With the nonresident student attendance portions of House Bill (HB) 563 (2021) set to go into effect in July, staff from the Kentucky Department of Education’s (KDE) Office of Finance and Operations (OFO) met with school district leaders for the April Superintendents Webcast to examine how the legislation will affect those districts.
The Kentucky General Assembly passed HB 563 during the 2021 regular session, and it became law on June 29, 2021. The bill specified that districts must adopt policies regarding the terms under which the district shall allow enrollment of nonresident students by no later than July 1, 2022.
Policies and any subsequent changes must be filed with KDE no later than 30 days after its adoption, said Matt Ross, a KDE policy advisor in the OFO.
KDE recommends that any district-adopted policy contain a method to: annually determine the capacity for enrollment of nonresident students at each school within the district; a method for accepting nonresident student applications for enrollment; criteria for enrolling and assigning nonresident students to schools within the district; and a method of determining enrollment when capacity is insufficient to enroll students who apply.
Support Education Excellence in Kentucky (SEEK) funds are the primary source of funding for school districts, and beginning July 1, once a nonresident student enrolls in a school district, they are accounted for the same as resident students for SEEK funding purposes.
KDE will be releasing non-regulatory guidance on HB 563 that will include information on how the bill impacts interscholastic athletics and tuition.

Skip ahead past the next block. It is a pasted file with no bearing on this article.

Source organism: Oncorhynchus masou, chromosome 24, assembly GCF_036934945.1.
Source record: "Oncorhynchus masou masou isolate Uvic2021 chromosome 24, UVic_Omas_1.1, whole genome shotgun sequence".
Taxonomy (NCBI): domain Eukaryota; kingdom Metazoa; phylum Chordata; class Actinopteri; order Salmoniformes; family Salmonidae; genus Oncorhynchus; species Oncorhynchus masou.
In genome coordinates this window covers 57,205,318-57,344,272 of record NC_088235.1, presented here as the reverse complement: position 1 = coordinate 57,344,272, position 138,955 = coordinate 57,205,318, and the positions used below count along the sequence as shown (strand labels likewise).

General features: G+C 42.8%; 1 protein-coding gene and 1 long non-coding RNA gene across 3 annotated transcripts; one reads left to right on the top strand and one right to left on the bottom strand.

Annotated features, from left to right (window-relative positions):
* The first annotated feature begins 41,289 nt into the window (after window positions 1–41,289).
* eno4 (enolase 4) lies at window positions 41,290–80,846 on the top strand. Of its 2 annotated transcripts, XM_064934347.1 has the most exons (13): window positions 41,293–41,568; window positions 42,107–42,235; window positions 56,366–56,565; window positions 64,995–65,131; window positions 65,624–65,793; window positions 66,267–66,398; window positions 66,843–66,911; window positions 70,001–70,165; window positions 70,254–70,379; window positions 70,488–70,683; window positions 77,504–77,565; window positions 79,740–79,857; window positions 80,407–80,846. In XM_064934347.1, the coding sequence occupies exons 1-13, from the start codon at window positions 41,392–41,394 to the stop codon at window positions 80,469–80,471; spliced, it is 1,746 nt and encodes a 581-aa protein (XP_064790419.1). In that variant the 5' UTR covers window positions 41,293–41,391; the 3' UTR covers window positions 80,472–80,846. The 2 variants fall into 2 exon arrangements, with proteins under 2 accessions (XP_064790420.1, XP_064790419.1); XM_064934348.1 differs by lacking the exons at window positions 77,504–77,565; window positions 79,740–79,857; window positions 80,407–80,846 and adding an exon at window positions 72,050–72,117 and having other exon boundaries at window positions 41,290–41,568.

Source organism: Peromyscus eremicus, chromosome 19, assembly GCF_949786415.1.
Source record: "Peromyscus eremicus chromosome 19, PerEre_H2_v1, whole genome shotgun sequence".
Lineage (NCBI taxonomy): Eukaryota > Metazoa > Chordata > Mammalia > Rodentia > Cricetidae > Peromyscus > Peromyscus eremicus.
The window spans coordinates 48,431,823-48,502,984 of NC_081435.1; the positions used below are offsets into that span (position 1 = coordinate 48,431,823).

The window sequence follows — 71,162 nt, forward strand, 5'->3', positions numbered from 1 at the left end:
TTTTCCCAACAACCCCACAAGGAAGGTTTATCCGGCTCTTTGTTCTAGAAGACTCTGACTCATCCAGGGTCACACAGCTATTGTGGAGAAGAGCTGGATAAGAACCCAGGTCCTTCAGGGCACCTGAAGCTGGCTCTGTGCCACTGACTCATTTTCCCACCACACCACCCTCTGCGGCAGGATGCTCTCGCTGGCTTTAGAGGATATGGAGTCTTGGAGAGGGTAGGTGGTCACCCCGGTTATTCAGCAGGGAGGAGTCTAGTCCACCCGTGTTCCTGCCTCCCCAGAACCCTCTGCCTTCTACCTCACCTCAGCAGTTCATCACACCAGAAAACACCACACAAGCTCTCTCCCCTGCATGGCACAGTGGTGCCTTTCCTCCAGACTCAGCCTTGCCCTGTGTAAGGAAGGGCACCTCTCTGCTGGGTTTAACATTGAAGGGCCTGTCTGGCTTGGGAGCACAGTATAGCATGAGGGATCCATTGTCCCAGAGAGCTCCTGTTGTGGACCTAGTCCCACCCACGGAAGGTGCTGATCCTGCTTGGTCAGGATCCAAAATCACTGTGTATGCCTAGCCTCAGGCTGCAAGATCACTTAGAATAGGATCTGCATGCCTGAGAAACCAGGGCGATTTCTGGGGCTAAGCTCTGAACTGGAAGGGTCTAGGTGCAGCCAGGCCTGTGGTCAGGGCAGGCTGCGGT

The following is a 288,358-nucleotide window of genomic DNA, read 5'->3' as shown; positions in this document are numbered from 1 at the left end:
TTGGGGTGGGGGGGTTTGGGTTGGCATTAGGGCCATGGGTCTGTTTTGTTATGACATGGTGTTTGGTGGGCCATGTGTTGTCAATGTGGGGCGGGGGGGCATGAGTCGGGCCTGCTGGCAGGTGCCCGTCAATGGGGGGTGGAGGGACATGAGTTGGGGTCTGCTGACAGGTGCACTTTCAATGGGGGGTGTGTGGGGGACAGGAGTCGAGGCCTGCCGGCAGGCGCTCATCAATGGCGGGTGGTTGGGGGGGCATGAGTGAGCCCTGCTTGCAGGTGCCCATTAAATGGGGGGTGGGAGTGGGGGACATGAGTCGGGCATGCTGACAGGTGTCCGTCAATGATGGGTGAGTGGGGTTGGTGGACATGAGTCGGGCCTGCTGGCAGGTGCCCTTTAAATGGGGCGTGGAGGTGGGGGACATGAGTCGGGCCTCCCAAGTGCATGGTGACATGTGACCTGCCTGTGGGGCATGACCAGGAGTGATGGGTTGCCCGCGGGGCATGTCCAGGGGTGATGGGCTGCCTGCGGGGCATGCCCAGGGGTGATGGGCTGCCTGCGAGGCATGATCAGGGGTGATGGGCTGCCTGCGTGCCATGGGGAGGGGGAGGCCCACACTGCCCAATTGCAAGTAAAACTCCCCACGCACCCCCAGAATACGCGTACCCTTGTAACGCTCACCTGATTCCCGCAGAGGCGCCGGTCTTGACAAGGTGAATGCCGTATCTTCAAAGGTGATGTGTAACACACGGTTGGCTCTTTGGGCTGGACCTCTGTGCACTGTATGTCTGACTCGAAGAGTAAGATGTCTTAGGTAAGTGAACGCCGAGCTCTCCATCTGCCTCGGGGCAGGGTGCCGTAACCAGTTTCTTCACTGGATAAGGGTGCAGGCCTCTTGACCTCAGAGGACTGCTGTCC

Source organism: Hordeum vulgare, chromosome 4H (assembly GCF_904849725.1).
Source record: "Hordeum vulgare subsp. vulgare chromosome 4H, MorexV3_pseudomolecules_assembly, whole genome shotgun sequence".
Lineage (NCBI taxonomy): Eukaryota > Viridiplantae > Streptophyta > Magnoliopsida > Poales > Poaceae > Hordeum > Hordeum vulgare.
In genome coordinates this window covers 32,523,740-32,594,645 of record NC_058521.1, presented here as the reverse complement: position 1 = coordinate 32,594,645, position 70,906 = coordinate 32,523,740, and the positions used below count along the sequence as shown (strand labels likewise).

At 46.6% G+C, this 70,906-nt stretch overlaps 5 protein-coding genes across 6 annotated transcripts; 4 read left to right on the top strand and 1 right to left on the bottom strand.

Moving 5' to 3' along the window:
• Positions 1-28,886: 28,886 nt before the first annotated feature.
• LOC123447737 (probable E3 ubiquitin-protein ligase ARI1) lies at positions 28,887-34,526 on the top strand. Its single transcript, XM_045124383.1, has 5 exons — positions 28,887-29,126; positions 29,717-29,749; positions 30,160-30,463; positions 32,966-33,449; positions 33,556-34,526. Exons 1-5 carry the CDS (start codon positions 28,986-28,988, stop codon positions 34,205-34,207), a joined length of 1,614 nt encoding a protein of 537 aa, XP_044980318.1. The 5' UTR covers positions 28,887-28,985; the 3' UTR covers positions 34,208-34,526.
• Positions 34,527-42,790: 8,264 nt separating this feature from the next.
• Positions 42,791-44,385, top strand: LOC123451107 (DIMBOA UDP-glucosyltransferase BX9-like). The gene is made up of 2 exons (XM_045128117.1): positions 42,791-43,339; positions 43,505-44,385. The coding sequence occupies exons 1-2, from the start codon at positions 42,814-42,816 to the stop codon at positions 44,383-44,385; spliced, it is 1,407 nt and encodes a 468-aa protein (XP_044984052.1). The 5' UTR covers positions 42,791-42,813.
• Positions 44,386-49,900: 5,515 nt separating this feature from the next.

“With a system of open inter-district school choice, the questions around equity become even more important,” said Commissioner of Education Jason E. Glass. “We don’t really have equity if school choice is only available to those who can pay additional tuition to enter a school or a school district that they don’t reside in. What we are providing is KDE’s guidance on that. Certainly, from a policy advocacy perspective, I don’t believe that the charging of tuition is the right thing to do for students in Kentucky.”
Chay Ritter, director of the Division of District Support Services, joined Ross to discuss HB 678, which establishes a permissive two-year pilot project for school districts that allows them to start construction projects, use capital outlay funds or enter into lease agreements without prior approval from KDE.
Districts still are required to follow all applicable laws and regulations. Districts that opt in must continue to submit required forms for record-keeping and data purposes. The bill also requires KDE to approve or deny District Facility Plans and property requests within 30 days of submission.
KDE supports HB 678 and was involved in its development, said Glass. Since he returned to Kentucky in 2020, Glass said many of the state’s superintendents expressed frustration with the time and complexity of the construction process.
“As we move into this more unregulated and autonomous system of control and decision-making when it comes to school construction, I want you to know that I support that,” Glass said.
Kentucky Reading Academies
Micki Ray, chief academic officer in KDE’s Office of Teaching and Learning (OTL), joined Tuesday’s webcast to discuss the Kentucky Reading Academies.